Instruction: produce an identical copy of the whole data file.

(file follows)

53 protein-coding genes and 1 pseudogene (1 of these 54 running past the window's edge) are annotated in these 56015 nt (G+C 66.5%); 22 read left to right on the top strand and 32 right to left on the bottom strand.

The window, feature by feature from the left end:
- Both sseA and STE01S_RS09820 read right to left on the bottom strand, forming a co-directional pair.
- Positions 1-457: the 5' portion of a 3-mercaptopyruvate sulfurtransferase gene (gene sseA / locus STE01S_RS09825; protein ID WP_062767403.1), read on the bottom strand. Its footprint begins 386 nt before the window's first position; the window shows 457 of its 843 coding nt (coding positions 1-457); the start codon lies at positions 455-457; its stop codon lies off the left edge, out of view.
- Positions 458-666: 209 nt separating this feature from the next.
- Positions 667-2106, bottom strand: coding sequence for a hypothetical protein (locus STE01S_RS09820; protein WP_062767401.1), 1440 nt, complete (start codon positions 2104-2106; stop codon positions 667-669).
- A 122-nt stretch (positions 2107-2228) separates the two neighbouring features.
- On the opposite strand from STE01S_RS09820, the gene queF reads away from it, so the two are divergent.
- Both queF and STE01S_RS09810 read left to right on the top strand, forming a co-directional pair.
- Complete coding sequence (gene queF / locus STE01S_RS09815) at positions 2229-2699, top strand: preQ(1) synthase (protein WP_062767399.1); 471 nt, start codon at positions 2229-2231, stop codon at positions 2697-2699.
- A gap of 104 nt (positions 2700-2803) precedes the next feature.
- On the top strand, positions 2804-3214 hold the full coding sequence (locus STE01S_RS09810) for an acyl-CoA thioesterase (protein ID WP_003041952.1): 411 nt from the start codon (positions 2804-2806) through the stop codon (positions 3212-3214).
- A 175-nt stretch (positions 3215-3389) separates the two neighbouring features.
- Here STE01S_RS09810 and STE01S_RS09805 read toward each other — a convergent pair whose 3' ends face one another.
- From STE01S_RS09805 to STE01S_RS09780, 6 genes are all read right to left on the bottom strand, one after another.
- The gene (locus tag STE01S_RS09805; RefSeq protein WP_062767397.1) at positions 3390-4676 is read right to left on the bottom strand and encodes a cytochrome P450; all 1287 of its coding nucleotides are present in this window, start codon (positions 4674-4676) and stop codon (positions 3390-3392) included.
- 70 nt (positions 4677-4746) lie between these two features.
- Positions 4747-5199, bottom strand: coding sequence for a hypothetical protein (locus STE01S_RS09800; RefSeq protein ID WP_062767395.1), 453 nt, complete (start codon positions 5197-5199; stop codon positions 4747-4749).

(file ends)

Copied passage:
53 protein-coding genes and 1 pseudogene (1 of these 54 running past the window's edge) are annotated in these 56015 nt (G+C 66.5%); 22 read left to right on the top strand and 32 right to left on the bottom strand.

The window, feature by feature from the left end:
- Both sseA and STE01S_RS09820 read right to left on the bottom strand, forming a co-directional pair.
- Positions 1-457: the 5' portion of a 3-mercaptopyruvate sulfurtransferase gene (gene sseA / locus STE01S_RS09825; protein ID WP_062767403.1), read on the bottom strand. Its footprint begins 386 nt before the window's first position; the window shows 457 of its 843 coding nt (coding positions 1-457); the start codon lies at positions 455-457; its stop codon lies off the left edge, out of view.
- Positions 458-666: 209 nt separating this feature from the next.
- Positions 667-2106, bottom strand: coding sequence for a hypothetical protein (locus STE01S_RS09820; protein WP_062767401.1), 1440 nt, complete (start codon positions 2104-2106; stop codon positions 667-669).
- A 122-nt stretch (positions 2107-2228) separates the two neighbouring features.
- On the opposite strand from STE01S_RS09820, the gene queF reads away from it, so the two are divergent.
- Both queF and STE01S_RS09810 read left to right on the top strand, forming a co-directional pair.
- Complete coding sequence (gene queF / locus STE01S_RS09815) at positions 2229-2699, top strand: preQ(1) synthase (protein WP_062767399.1); 471 nt, start codon at positions 2229-2231, stop codon at positions 2697-2699.
- A gap of 104 nt (positions 2700-2803) precedes the next feature.
- On the top strand, positions 2804-3214 hold the full coding sequence (locus STE01S_RS09810) for an acyl-CoA thioesterase (protein ID WP_003041952.1): 411 nt from the start codon (positions 2804-2806) through the stop codon (positions 3212-3214).
- A 175-nt stretch (positions 3215-3389) separates the two neighbouring features.
- Here STE01S_RS09810 and STE01S_RS09805 read toward each other — a convergent pair whose 3' ends face one another.
- From STE01S_RS09805 to STE01S_RS09780, 6 genes are all read right to left on the bottom strand, one after another.
- The gene (locus tag STE01S_RS09805; RefSeq protein WP_062767397.1) at positions 3390-4676 is read right to left on the bottom strand and encodes a cytochrome P450; all 1287 of its coding nucleotides are present in this window, start codon (positions 4674-4676) and stop codon (positions 3390-3392) included.
- 70 nt (positions 4677-4746) lie between these two features.
- Positions 4747-5199, bottom strand: coding sequence for a hypothetical protein (locus STE01S_RS09800; RefSeq protein ID WP_062767395.1), 453 nt, complete (start codon positions 5197-5199; stop codon positions 4747-4749).